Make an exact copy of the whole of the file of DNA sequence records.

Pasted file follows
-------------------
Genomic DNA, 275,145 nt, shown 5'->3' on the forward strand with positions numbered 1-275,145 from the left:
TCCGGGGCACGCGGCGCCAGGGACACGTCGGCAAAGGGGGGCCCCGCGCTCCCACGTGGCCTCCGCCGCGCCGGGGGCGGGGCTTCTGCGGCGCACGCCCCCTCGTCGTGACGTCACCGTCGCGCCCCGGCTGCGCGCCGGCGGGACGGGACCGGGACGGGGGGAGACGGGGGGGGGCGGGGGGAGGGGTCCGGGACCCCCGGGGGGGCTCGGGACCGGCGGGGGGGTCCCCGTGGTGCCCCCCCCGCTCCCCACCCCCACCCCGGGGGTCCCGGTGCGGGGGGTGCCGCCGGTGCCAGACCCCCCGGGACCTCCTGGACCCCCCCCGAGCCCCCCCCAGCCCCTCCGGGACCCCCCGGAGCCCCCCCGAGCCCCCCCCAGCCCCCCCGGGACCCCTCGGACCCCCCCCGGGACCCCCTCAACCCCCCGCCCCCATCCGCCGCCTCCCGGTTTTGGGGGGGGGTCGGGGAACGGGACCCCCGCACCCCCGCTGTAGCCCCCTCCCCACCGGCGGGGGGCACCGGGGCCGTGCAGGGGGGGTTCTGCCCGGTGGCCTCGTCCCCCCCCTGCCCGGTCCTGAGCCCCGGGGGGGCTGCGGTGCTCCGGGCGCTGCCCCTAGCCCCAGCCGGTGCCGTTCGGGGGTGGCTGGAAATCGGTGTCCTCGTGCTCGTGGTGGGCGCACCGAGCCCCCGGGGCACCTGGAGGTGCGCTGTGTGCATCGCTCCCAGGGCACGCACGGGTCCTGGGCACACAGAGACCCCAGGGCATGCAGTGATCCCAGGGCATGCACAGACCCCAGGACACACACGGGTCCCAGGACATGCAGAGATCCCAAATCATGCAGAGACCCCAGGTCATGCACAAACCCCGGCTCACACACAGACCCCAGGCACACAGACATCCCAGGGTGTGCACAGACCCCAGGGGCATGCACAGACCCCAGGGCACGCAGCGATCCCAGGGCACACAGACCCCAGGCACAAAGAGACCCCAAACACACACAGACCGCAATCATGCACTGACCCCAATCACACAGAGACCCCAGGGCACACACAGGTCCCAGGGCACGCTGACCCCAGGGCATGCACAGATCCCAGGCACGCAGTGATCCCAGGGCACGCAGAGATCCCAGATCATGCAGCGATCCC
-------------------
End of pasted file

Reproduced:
Genomic DNA, 275,145 nt, shown 5'->3' on the forward strand with positions numbered 1-275,145 from the left:
TCCGGGGCACGCGGCGCCAGGGACACGTCGGCAAAGGGGGGCCCCGCGCTCCCACGTGGCCTCCGCCGCGCCGGGGGCGGGGCTTCTGCGGCGCACGCCCCCTCGTCGTGACGTCACCGTCGCGCCCCGGCTGCGCGCCGGCGGGACGGGACCGGGACGGGGGGAGACGGGGGGGGGCGGGGGGAGGGGTCCGGGACCCCCGGGGGGGCTCGGGACCGGCGGGGGGGTCCCCGTGGTGCCCCCCCCGCTCCCCACCCCCACCCCGGGGGTCCCGGTGCGGGGGGTGCCGCCGGTGCCAGACCCCCCGGGACCTCCTGGACCCCCCCCGAGCCCCCCCCAGCCCCTCCGGGACCCCCCGGAGCCCCCCCGAGCCCCCCCCAGCCCCCCCGGGACCCCTCGGACCCCCCCCGGGACCCCCTCAACCCCCCGCCCCCATCCGCCGCCTCCCGGTTTTGGGGGGGGGTCGGGGAACGGGACCCCCGCACCCCCGCTGTAGCCCCCTCCCCACCGGCGGGGGGCACCGGGGCCGTGCAGGGGGGGTTCTGCCCGGTGGCCTCGTCCCCCCCCTGCCCGGTCCTGAGCCCCGGGGGGGCTGCGGTGCTCCGGGCGCTGCCCCTAGCCCCAGCCGGTGCCGTTCGGGGGTGGCTGGAAATCGGTGTCCTCGTGCTCGTGGTGGGCGCACCGAGCCCCCGGGGCACCTGGAGGTGCGCTGTGTGCATCGCTCCCAGGGCACGCACGGGTCCTGGGCACACAGAGACCCCAGGGCATGCAGTGATCCCAGGGCATGCACAGACCCCAGGACACACACGGGTCCCAGGACATGCAGAGATCCCAAATCATGCAGAGACCCCAGGTCATGCACAAACCCCGGCTCACACACAGACCCCAGGCACACAGACATCCCAGGGTGTGCACAGACCCCAGGGGCATGCACAGACCCCAGGGCACGCAGCGATCCCAGGGCACACAGACCCCAGGCACAAAGAGACCCCAAACACACACAGACCGCAATCATGCACTGACCCCAATCACACAGAGACCCCAGGGCACACACAGGTCCCAGGGCACGCTGACCCCAGGGCATGCACAGATCCCAGGCACGCAGTGATCCCAGGGCACGCAGAGATCCCAGATCATGCAGCGATCCC